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Mar 1, 2007 02:20 PM

More Help with Dried Shrimp

I have only tried to use dried shrimp once and it didn't go very well - maybe someone can help?

I made the Pad Thai recipe from February's Cookbook of the month Hot, Sour, Salty, Sweet but the dried shrimp came out rubbery and inedible. The instructions called for me to stirfry them over high heat for 30 seconds towards the end. Which is what I did. I want to attempt it again tonight but I am hesitant to add the shrimp.

What did I do wrong? Any pointers?

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  1. Did you soak the dried shrimp? You are supposed to soak it overnight, or at least for 4+ hours or more.

    1. lol. I knew this was going to be a stupid question. But there is absolutely no reference to soaking them in the recipe. I figured it would at least say "1T dried shrimp, soaked" if that was the case. Whew. Okay. Well I guess they aren't going in tonight's dinner at any rate.

      1. "I knew this was going to be a stupid question."

        When in doubt
        Ask and find out.

        The stupid questions are the ones that are NOT asked. Your question and WHills' response are going to be of help to me also. I just bought dried shrimp today. Neither the package nor the recipe for which I intend to use them explains that they need to be soaked. So thanks to both of you for the question and the answer.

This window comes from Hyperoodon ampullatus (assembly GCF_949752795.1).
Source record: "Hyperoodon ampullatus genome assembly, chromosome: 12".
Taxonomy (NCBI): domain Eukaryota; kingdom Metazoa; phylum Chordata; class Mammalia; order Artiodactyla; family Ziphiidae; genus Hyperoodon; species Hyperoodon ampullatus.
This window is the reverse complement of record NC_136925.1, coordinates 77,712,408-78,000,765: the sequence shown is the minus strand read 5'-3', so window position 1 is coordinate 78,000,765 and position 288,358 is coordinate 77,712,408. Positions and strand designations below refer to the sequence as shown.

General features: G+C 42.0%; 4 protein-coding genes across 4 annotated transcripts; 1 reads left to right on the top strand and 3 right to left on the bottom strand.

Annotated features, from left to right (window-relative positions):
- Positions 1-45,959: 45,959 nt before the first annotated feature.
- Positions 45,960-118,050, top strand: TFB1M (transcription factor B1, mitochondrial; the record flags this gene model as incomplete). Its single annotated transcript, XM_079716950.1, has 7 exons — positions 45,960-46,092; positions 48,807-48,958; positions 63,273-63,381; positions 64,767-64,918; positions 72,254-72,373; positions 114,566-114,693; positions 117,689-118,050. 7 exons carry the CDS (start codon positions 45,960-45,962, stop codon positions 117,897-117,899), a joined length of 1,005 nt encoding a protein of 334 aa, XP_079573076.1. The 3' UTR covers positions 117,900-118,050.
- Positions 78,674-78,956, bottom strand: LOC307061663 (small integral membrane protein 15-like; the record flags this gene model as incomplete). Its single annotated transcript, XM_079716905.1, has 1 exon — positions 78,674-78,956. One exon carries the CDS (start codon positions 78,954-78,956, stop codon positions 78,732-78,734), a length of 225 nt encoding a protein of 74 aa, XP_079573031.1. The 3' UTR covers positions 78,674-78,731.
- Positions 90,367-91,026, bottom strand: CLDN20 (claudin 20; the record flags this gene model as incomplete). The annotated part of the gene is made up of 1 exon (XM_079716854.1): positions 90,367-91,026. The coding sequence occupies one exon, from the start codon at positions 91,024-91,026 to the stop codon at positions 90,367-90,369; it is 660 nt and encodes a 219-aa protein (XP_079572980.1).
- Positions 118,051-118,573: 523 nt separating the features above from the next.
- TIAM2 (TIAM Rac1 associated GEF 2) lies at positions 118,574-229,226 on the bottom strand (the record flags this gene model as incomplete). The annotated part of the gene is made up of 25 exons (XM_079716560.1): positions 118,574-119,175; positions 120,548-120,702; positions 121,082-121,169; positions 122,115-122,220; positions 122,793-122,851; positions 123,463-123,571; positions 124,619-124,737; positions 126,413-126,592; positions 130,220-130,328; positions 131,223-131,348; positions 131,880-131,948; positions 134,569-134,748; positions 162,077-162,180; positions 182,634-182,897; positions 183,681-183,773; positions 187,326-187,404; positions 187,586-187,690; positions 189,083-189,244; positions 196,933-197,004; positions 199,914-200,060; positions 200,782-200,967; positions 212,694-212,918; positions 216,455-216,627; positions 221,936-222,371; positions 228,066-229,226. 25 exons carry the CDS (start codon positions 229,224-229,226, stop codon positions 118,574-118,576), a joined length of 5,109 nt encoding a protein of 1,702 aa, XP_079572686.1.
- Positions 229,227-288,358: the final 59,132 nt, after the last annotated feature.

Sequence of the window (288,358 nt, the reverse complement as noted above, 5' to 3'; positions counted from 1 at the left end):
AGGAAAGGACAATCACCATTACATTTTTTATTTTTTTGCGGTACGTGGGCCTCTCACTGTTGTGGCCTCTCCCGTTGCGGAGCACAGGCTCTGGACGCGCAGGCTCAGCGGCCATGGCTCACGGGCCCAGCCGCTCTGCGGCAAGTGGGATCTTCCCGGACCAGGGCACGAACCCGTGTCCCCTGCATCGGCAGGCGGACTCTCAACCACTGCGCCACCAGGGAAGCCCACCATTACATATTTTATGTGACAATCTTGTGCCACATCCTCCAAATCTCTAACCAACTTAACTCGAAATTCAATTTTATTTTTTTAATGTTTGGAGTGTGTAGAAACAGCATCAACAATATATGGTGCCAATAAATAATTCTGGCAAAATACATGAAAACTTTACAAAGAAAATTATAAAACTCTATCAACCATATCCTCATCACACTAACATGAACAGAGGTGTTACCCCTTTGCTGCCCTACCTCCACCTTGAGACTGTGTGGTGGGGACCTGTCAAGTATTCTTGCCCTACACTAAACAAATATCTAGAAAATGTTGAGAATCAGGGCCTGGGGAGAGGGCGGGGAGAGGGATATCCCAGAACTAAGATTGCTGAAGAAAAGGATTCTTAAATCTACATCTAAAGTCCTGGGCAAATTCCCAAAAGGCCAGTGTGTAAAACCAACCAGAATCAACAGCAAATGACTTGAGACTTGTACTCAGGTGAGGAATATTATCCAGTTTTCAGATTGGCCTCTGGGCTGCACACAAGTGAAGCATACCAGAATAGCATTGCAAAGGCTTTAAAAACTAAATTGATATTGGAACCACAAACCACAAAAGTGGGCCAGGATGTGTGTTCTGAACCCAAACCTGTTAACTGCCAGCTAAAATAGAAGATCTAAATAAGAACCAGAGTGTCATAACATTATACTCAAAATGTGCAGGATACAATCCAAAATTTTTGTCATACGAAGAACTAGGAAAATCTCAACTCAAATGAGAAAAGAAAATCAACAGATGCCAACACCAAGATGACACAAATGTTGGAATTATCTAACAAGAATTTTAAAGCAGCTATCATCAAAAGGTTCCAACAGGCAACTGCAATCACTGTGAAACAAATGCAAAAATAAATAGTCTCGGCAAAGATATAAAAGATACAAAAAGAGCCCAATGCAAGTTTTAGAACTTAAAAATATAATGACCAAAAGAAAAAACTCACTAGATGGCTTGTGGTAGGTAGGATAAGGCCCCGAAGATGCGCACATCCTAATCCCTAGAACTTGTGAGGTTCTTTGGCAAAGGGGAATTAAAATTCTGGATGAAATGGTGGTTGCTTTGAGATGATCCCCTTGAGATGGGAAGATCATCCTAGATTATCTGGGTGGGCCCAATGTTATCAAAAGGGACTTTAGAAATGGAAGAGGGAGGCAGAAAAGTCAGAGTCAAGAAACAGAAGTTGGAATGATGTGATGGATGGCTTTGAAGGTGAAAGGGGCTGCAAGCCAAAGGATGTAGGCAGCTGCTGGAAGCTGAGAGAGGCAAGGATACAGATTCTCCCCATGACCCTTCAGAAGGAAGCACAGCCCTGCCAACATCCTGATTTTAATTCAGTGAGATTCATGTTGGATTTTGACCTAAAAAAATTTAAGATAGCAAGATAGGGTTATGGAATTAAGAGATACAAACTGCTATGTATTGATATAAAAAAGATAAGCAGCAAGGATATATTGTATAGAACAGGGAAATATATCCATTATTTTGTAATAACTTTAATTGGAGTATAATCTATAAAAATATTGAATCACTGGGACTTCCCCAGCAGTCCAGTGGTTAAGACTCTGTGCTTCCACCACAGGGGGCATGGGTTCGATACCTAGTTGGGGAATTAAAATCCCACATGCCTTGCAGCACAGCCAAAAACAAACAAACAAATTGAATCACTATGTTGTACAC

1. I've used dried shrimp in many Chinese dishes and always pre-soaked, then chopped them finely. I think even soaked they are very chewy. Here's an excellent, blow-by-blow description of how to make pad thai which doesn't use dried shrimp, but fresh which is what I've always used and been served in restaurants:

          2 Replies
          1. re: cheryl_h

            Actually, the descripton mentioned by cheryl_h on chez pim's blog DOES use dried shrimp though it is optional in the recipe. The blow-by-blow description does not mention soaking and suggests using a stone mortar and pestle on the dried shrimp "until fluffy"

            1. re: wingsofdesire

              Has anyone been able to get this to work? I grinded away and could barely break my dried shrimp, let alone get it "fluffy". I am hesitant to use my food processor because chez pim specifically warns against it:

              "It's important to use the mortar here and not your cuisinart, which will turn to dried shrimp into hard, dried chunks (entirely capable of cracking a tooth) instead of fluffy bits of salty shrimp."

              The package expires next year and I have rehydrated the dried shrimp and tasted to make sure the shrimp are not bad.

          2. You generally need to soak most of the dried products you buy from Asian markets.